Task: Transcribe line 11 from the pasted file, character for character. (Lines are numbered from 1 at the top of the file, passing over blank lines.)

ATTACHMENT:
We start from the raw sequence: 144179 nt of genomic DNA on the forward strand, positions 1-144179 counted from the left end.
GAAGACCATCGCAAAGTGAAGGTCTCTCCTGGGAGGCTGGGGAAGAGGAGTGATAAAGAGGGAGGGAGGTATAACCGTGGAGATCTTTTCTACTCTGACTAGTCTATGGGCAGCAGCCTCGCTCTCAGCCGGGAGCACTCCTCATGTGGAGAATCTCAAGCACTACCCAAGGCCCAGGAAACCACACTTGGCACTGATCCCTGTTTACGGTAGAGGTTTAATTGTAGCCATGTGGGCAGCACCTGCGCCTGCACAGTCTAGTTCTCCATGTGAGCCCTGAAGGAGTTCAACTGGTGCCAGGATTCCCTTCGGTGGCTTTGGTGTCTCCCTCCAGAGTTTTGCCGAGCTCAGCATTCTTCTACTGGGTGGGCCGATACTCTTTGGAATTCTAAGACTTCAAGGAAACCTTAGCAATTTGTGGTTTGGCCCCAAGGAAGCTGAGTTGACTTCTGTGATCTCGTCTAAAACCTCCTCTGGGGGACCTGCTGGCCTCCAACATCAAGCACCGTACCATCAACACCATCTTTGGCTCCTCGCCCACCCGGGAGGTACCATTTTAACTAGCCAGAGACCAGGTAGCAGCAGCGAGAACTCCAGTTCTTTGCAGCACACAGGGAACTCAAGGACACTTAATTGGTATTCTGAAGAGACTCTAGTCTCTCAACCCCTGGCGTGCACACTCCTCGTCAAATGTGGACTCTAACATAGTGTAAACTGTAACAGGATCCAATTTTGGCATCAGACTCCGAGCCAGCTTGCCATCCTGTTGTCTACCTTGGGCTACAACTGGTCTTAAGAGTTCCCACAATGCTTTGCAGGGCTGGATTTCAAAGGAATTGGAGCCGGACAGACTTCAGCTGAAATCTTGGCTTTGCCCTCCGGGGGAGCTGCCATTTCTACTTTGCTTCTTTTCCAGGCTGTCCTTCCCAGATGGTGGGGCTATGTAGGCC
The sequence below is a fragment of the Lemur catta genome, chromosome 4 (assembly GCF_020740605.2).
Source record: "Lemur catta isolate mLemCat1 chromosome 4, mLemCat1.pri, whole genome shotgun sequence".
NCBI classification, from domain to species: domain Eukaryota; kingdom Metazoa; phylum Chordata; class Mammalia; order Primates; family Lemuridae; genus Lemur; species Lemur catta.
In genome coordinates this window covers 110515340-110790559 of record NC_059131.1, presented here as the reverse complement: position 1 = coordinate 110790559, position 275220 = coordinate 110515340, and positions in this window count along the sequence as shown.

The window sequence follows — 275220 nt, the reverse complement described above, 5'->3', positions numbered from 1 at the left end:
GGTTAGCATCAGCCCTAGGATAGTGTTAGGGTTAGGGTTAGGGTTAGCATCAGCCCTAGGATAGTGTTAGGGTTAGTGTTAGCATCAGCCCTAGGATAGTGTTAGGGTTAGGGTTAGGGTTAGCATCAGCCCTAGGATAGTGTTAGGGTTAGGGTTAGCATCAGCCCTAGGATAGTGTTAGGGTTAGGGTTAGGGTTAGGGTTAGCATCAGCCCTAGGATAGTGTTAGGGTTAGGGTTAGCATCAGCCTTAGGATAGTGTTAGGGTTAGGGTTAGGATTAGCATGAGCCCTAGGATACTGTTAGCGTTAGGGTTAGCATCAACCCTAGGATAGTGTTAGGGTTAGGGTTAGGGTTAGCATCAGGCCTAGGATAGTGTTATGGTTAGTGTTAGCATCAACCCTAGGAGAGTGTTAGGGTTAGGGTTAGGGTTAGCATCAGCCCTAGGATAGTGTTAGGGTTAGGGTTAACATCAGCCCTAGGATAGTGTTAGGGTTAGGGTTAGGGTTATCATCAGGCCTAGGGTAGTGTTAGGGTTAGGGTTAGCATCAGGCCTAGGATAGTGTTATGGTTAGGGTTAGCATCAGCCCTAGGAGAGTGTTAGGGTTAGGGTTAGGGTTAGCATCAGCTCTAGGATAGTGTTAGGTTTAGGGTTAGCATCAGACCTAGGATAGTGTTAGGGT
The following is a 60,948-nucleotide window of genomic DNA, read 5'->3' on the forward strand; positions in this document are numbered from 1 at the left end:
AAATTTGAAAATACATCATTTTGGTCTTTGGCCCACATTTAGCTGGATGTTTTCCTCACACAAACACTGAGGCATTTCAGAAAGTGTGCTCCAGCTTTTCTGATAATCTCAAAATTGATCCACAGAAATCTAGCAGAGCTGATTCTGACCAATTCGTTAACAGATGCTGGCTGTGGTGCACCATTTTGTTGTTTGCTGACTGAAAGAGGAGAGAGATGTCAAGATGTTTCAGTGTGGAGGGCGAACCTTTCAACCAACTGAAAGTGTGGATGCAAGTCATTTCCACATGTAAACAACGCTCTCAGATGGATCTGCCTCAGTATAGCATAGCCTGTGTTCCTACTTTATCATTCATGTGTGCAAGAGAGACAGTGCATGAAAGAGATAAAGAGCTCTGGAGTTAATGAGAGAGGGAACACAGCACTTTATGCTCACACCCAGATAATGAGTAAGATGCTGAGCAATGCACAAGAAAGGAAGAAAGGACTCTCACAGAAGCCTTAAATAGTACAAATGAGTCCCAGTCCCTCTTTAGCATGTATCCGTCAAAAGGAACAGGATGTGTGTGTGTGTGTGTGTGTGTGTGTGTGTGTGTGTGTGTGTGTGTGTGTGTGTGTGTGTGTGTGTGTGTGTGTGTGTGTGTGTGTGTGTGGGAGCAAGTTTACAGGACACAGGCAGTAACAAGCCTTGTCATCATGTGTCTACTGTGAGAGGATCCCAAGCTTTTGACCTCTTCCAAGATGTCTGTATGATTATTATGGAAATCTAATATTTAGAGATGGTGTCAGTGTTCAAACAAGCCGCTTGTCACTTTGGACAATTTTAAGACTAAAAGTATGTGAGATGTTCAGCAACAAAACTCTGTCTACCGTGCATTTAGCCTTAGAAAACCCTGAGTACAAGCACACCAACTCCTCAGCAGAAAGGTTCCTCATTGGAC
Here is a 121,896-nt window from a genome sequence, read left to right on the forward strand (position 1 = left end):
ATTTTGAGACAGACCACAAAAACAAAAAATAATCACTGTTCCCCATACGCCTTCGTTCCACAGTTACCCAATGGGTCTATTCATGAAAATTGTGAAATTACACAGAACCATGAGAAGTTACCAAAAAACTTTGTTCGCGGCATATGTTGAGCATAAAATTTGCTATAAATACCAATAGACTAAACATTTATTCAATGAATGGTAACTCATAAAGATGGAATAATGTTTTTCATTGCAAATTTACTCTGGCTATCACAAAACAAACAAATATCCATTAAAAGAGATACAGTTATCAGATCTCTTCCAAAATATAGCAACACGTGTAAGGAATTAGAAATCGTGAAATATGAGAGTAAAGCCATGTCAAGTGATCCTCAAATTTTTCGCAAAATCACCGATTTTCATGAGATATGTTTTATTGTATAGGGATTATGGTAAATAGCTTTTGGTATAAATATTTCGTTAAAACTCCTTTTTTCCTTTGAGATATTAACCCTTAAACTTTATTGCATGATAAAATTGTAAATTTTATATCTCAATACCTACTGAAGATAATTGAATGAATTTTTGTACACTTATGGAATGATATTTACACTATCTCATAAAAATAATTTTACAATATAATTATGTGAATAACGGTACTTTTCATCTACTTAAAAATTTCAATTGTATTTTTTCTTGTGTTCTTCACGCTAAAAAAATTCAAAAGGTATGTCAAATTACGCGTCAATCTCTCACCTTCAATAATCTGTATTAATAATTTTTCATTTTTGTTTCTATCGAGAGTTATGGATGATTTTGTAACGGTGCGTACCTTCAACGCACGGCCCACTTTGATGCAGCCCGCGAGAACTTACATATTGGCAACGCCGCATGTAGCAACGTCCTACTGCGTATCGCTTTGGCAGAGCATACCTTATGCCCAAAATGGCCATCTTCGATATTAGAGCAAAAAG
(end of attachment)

Here is a 121,896-nt window from a genome sequence, read left to right on the forward strand (position 1 = left end):